communications to disseminate information, explore their sexuality in
   text, image and video, share their initmity with others.  Pornography
   online, on the other hand, has to do with agency, consent, power and
   labour.

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   Harms: In internet-connected devices, it has become much easier to
   mix leisure and work, which implies different risks for users.

   Related protocols: [RFC3675]

   Related rights: Freedom of expression

4.  Embodiment

   Most of the threats women and queer people face on line, occur on the
   user levels of application and content.  Most adversaries are other
   users, but also include institutions, platforms and governments.

   For a long time, perhaps since the internet became popular, its use
   ceased to be a functional matter and became emotional.  The access to
   chat rooms to connect with people at huge distances, the possibility
   of having personal e-mails, the appearance of social networks to
   share music, photos and then video, determined not only the social
   use of a new tool but also the configuration of digital
   sensitivities, understood by some as sensory extensions of the body.

   The internet connections embedded have also meant a radical
   transformation in the way people access the internet.  Much more,
   considering that today most internet connections, especially in the
   global south, are mobile connections.

   Sharing personal information, and often sensitive data, through
   platforms that are synchronized with email accounts and other
   platforms where information considered non-sensitive is published,
   implies losing control over such information.  Much more, considering
   that each platform hosts the information of its users according to
   their own terms and conditions in the treatment of data.  For women
   and other groups marginalized by race or gender, these risks are
   greater.

   Just as the internet connection can be considered an extension of the
   body, social problems such as discrimination and exclusion have been
   projected into the digital environment- sometimes intensified,
   sometimes reconfigured.  And once again, women, queers, racialized
   people are the most vulnerable.  Most of the threats they face on
   line, occur in the user level.  Most of their "adversaries" are other
   users, who also act at the user level, with technical or social
   skills that threaten participation and expressions.  Institutions,
   platforms and governments who are adversarial have great advantage.

   At this point, what level of autonomy do these people have as
   internet users?

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4.1.  Consent

   Some elements of consent online include but are not limited to the
   following list of issues, which should be elaborated on:

   -  Data protection * Exposure of personal data

   -  Culture, design, policies and terms of service of internet
      platforms

   -  Agency lies in informed decisions * Real name policies

   -  Public versus private information * Dissemination of personal or
      intimate information * Exposure of intimacy * Unauthorized use of
      photos

   Harms: TODO

   Related protocols: TODO

   Related rights: TODO

4.1.1.  Privacy and data

   While mentioned at the intersection of previous issues outlined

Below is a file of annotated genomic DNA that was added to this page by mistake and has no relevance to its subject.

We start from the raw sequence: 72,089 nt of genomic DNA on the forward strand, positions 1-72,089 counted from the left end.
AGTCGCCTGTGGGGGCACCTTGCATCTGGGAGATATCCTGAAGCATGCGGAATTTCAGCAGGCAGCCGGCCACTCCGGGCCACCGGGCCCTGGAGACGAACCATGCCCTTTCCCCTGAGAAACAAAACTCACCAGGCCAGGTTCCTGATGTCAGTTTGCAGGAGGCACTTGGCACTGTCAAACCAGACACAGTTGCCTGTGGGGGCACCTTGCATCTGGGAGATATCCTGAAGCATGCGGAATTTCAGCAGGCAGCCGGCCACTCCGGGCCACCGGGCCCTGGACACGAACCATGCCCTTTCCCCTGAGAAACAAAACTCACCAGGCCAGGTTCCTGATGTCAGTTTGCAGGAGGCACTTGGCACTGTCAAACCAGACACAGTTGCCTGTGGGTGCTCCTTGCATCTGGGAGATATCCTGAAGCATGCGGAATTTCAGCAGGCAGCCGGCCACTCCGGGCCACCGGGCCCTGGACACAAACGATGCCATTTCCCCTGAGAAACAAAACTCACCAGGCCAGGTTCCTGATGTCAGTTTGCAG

above, this section is particularly critical for women, queers and
   marginalised populations who are already at greater risk of control
   and surveillance:

   -  Right to privacy

   -  Data protection

   -  Profit models

   -  Surveillance and patriarchy by states, individuals, private
      sector, etc.  Those that enable surveillance, eg spouseware.

   Harms: TODO

   Related protocols: TODO

   Related rights: TODO

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4.1.2.  Memory

   One's consent and control of the information that is available to
   them and about them online is a key aspect of being a fully empowered
   individual and community in the digital age.  There are several
   considerations that deserve deeper inspection, such as:

   -  Right to be forgotten

   -  Control over personal history and memory on the internet

   -  Access all our personal data and information online

   -  Delete forever

   Harms: TODO

   Related protocols: TODO

   Related rights: TODO

4.1.3.  Anonymity

   While anonymity is never just about technical issues but users
   protection activities, it becomes more necessary to strenghten the
   design and functionality of networks, by default.  There are several
   considerations for internet infrastructure related to enabling
   anonymity for online users.  This is particularly important for
   marginalised groups and can be ennumerated, and expanded upon,
   thusly:

   -  Right to anonymity

   -  Enables other rights like freedom of expression * Censorship *
      Defamation, descredit * Affectations to expression channels

   -  Breaking social taboos and heteronormativity * Hate Speech,
      discriminatory expressions

   -  Discrimination and safety from discrimination

   Harms: TODO

   Related protocols: TODO

   Related rights: TODO

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4.1.4.  Children

   TODO

   Harms: TODO

   Related protocols: TODO

   Related rights: TODO

4.2.  Online violence

   Where women and queer people have traditionally been marginalized,
   their participation in the internet is rejected through different
   forms of violence by other users, as well as institutions, platforms